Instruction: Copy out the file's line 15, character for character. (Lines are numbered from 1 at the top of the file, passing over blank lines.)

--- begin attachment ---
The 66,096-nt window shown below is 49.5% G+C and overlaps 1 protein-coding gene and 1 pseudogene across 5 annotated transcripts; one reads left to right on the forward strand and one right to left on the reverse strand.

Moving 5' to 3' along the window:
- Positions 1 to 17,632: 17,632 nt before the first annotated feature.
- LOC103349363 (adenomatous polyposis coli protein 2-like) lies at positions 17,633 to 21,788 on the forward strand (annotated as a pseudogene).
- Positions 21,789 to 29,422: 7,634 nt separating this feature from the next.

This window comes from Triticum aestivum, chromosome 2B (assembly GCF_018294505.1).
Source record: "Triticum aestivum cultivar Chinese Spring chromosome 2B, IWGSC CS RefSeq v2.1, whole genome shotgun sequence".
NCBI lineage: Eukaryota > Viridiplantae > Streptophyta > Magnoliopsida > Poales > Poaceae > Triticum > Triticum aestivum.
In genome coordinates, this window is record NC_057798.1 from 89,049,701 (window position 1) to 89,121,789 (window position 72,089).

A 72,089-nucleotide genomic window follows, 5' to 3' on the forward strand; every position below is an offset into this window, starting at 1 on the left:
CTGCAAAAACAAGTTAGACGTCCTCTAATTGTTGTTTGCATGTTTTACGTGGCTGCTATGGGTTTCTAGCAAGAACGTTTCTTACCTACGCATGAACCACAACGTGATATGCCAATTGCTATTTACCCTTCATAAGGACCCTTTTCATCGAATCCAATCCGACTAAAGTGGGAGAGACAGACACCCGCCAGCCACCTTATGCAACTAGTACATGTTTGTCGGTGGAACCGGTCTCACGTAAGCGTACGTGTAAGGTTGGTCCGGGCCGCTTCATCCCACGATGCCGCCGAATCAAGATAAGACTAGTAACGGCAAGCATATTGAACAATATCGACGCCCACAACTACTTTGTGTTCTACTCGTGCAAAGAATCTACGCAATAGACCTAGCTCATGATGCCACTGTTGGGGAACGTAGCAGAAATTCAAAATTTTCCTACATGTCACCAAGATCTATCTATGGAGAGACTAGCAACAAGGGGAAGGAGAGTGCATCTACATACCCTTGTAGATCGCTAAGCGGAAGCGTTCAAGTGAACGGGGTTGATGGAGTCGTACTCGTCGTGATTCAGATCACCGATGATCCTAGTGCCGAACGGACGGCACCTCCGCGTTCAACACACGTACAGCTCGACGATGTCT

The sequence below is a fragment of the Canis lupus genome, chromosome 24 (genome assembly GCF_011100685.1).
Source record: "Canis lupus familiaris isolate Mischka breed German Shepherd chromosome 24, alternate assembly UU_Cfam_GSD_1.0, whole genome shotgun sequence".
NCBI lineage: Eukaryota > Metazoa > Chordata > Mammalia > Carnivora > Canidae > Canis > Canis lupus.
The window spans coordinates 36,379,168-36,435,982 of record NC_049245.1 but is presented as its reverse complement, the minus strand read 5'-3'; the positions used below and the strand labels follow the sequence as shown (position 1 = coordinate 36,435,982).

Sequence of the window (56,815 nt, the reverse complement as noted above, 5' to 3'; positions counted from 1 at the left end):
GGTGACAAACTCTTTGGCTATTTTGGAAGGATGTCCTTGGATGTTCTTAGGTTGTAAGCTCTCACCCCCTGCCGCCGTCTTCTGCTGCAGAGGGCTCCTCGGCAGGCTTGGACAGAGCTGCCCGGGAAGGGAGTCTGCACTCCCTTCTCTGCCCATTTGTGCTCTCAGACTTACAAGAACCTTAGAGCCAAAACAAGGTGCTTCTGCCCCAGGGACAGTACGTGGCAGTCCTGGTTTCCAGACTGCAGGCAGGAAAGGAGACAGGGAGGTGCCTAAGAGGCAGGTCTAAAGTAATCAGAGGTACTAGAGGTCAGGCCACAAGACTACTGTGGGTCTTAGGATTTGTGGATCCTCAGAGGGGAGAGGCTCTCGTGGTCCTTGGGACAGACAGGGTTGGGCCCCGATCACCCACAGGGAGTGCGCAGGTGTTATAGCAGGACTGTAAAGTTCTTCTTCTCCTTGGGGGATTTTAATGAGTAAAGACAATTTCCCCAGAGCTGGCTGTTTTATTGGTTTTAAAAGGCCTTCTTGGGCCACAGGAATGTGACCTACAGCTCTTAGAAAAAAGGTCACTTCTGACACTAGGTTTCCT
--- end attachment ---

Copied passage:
The window spans coordinates 36,379,168-36,435,982 of record NC_049245.1 but is presented as its reverse complement, the minus strand read 5'-3'; the positions used below and the strand labels follow the sequence as shown (position 1 = coordinate 36,435,982).